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Study Finds Lead Exposure Harms Kids in Many More Ways

New studies add to the extensive body of research showing the many risks that lead poses to youngsters.

The association between lead exposure and children’s IQ is well-documented, but these University of Pennsylvania studies revealed how lead affects children’s stress responses and behavior.

One study found a significant association between lead exposure in early childhood and poorly regulated heart rate variability during a stress-triggering task in early adolescence. This suggests an abnormal (“dysregulated”) stress response.

The findings have implications for heart health and overall growth and development, according to the study authors.

“The biological mechanisms underpinning the relationship between lead and physiological stress functionality are relatively unknown,” study co-author Olivia Halabicky said in a university news release. She worked on the study while a doctoral student at the university’s School of Nursing.

Dysregulated stress responses are associated with a range of health issues, including heart and metabolic diseases and impaired brain development.

“Understanding these relationships could help to develop interventions to target this biological mechanism and thereby reduce the harmful effects of lead exposure for children at greatest risk,” said co-author Jianghong Liu, a professor in healthy transitions.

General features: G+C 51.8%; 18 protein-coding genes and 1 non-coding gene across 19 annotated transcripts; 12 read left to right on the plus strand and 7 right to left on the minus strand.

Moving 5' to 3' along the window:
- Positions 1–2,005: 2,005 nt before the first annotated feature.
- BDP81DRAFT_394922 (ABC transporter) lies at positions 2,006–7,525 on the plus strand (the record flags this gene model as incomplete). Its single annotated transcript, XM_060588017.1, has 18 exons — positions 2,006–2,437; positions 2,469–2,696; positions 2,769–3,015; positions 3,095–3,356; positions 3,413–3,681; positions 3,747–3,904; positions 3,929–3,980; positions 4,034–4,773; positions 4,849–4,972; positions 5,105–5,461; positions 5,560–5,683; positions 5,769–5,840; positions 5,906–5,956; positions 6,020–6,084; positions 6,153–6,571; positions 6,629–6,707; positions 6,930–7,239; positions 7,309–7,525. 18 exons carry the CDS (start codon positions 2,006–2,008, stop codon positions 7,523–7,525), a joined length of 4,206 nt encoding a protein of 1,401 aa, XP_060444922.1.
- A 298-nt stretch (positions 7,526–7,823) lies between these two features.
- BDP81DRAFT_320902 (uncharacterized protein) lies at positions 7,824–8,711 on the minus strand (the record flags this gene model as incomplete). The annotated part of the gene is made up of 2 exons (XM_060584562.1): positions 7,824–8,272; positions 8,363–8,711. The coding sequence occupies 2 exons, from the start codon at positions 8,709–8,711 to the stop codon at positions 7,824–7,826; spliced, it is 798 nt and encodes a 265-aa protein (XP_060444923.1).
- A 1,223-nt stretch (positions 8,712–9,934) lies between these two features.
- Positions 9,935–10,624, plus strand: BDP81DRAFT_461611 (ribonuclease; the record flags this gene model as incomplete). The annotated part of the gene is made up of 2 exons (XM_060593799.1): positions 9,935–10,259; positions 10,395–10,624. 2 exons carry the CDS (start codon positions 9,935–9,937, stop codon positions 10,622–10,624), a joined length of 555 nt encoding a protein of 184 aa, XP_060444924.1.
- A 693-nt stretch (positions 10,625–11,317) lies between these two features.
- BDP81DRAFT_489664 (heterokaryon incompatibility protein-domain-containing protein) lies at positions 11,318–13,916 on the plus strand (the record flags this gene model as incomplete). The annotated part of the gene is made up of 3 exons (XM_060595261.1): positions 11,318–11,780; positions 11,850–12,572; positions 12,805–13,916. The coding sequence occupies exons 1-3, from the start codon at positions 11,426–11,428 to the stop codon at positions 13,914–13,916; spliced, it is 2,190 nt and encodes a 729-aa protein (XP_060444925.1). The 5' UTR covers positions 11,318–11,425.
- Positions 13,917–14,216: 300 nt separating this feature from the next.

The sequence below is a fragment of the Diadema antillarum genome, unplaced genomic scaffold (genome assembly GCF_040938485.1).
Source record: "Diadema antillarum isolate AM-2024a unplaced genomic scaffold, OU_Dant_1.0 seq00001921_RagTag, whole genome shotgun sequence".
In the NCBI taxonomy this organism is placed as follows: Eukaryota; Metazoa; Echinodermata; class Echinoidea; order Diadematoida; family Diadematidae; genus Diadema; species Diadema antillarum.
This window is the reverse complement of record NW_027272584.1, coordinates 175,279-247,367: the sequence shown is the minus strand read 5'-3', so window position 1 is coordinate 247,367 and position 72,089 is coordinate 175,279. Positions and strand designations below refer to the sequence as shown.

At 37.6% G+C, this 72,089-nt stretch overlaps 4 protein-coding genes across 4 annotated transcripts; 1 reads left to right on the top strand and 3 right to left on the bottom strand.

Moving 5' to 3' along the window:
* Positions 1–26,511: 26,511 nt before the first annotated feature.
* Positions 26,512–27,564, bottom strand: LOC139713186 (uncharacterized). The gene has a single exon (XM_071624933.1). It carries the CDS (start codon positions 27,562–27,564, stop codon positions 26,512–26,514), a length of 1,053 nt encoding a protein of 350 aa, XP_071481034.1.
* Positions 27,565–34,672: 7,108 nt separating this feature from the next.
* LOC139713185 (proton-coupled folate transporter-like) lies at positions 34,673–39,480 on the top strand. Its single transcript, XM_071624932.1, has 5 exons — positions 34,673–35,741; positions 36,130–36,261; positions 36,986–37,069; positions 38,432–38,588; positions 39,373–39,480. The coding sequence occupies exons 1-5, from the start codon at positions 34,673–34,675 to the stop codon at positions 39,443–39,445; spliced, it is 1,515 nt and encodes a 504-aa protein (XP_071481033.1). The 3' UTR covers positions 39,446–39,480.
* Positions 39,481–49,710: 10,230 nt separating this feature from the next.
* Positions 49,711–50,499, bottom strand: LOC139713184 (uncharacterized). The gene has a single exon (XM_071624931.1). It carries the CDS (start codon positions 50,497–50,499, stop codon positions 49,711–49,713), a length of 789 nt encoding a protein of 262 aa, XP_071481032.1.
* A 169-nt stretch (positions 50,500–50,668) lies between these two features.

Liu is also director of a U.S. National Institutes of Health-funded project that follows more than 1,000 children in Jintan, China, to understand how lead exposure, nutrition and psychosocial factors affect their behavior.

In another study, Liu and colleagues found that lead in the blood of kids aged 11 to 12 in Philadelphia was associated with a greater risk of behavior problems and social struggles.

“These findings have potentially important implications for public health and environmental regulation as well as understanding biological mechanisms that link social inequality with health outcomes, especially in youth from low-income, urban areas,” Liu said.

Both studies appear in the journal Environmental Research.

Children can come in contact with lead through chipping paint, dust from lead paint and old lead pipes. Exposure is more likely to occur in poorer communities.

More information

The American Academy of Pediatrics explains how to protect children from lead exposure.

SOURCE: University of Pennsylvania, news release, April 11, 2022

Photo by Austin Pacheco on Unsplash

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